Indiana Government Workers, Taxpayers Saving Big Through HSAs
With more than 70 percent of Indiana's 30,000 public employees choosing to have a health savings accounts, there is growing interest in how the state’s Governor, Republican Mitch Daniels, launched the ambitious cost-saving health measure that has helped save state employees more than $8 million of their own money in securing themselves health care since 2006.
“HSA customers seem highly satisfied; only 3 percent have opted to switch back to the PPO,” Daniels wrote in a March 1 column in the Wall Street Journal. “The state is saving, too. In a time of severe budgetary stress, Indiana will save at least $20 million in 2010 because of our high HSA enrollment.”
Significant State Savings
Diana Furchtgott-Roth, a health care policy expert at the Hudson Institute, a think tank in Washington, DC, believes other governors are now closely examining Daniels' track record in creating health savings accounts, as they have helped Indiana save a significant amount of money.
“States—if they want to cut the cost of their public employees’ health care—have to look at this," Furchtgott-Roth said. “Governors are all watching each other and looking to emulate each other's successes.
According to an evaluation of the HSA plan by Mercer Consulting, it has helped reduce the state’s total health care costs for employees by 11 percent.
“That's the great thing about fifty states: we can see what works and what doesn't. In this case, in terms of health care, California does not work, and Indiana does. What Gov. Daniels has done with health savings accounts in Indiana is really terrific.”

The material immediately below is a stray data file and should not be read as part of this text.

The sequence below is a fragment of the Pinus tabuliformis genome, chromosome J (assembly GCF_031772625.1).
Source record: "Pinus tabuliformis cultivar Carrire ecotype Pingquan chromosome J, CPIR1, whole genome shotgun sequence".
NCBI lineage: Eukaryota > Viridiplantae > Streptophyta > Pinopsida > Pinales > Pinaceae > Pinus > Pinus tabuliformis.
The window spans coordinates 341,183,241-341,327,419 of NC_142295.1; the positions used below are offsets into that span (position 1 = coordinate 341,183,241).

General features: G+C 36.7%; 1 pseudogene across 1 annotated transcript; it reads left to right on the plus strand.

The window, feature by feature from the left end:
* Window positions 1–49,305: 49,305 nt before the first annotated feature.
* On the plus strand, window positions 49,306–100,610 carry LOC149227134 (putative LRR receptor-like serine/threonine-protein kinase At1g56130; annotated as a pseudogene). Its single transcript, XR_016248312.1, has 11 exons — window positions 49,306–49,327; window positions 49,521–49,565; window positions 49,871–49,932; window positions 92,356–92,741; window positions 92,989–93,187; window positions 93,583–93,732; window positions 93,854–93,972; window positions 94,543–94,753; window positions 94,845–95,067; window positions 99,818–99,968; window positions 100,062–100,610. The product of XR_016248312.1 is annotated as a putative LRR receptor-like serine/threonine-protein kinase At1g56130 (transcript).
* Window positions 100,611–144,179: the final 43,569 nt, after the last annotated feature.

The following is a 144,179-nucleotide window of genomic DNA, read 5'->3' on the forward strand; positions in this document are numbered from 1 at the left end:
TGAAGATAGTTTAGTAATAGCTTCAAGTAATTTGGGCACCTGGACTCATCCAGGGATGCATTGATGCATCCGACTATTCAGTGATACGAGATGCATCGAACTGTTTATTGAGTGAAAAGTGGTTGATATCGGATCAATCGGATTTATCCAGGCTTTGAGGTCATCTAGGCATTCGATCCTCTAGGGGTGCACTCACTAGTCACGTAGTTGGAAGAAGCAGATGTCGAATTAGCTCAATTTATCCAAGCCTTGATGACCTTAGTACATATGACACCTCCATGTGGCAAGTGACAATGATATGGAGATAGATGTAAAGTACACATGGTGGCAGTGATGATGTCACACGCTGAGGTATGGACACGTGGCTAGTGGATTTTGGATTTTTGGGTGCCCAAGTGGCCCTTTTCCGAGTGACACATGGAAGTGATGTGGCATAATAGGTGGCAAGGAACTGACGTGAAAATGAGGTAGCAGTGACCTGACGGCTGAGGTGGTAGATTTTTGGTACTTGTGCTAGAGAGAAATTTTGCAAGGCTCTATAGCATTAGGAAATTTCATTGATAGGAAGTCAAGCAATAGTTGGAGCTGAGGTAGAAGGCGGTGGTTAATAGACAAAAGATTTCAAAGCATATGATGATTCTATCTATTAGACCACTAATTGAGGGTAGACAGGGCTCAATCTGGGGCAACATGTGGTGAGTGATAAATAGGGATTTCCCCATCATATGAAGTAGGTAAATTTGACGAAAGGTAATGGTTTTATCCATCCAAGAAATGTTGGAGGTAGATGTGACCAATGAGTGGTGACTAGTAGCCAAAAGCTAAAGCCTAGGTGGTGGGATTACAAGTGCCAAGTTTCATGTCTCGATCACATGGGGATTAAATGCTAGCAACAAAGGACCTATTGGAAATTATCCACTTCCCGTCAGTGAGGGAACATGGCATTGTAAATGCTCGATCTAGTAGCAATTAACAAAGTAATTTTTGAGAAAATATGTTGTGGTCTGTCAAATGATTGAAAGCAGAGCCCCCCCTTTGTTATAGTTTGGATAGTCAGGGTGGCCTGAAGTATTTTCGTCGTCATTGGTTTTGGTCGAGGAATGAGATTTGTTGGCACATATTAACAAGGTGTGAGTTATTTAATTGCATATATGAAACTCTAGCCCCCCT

HSAs Provide Flexibility
Michael Rinebold, director of government relations at the Indiana State Medical Association, cites an understanding of how interest groups affect legislative policy as one of the reasons Daniels was able to push through his health savings account plan in 2005.
“Gov. Daniels has proven himself to be an effective governor, and has done Indiana well. Through his leadership he has put Indiana above other states and left us in a better position. His HSA policies—giving incentives for state employees to move to health savings accounts—have been positive,” Rinebold said.
Jody Dietel, chief compliance officer of Wage Works, a health care plan firm with more than five million flexible spending accounts under its administration, is likewise impressed with Daniels' success in instituting HSAs.
“Indiana's health savings accounts and their Medicare spending program are very successful,” Dietel said.
Designed to Appeal to Employees
Anita Samuels, policy director for Gov. Daniels, notes the administration designed their health savings accounts to be extremely appealing to state employees, to encourage them to participate in the plan.
“This type of plan was chosen for the many benefits to our employees, including portability if they leave state government, tax savings by making contributions to the HSA with pre-tax dollars, interest-earning potential on HSA funds, more control over employees' health care by allowing individuals to decide which services or treatment they want and how to change their current habits and lifestyle, access to personalized services and online tools for health improvement, and the opportunity for long-term savings,” Samuels said.
35 Percent Cost Reduction
Compared to the old health care plan available to Indiana's state employees, the new HSA plan has led to a $35 reduction in cost for every $100 incurred under the old plan, according to studies.
This is no surprise to Rinebold, who says the Indiana State Medical Association supported Daniels' implementation of health savings accounts, because they knew it would create more cost-effective health care with more consumer control.
“Our association has been supportive of Gov. Daniels' health savings accounts. It is an alternative and allows the consumer to drive their health care,” said Rinebold. “It has helped make employees' health insurance more cost-effective, turned Indiana's health care market into a more consumer-driven one because it has given consumers more choice, and has helped educate consumers on the cost of health care.”
Thomas Cheplick (firstname.lastname@example.org) writes from Cambridge, Massachusetts.
“Hoosiers and Health Savings Accounts,” by Mitch Daniels, The Wall Street Journal: http://online.wsj.com/article/SB10001424052748704231304575091600470293066.html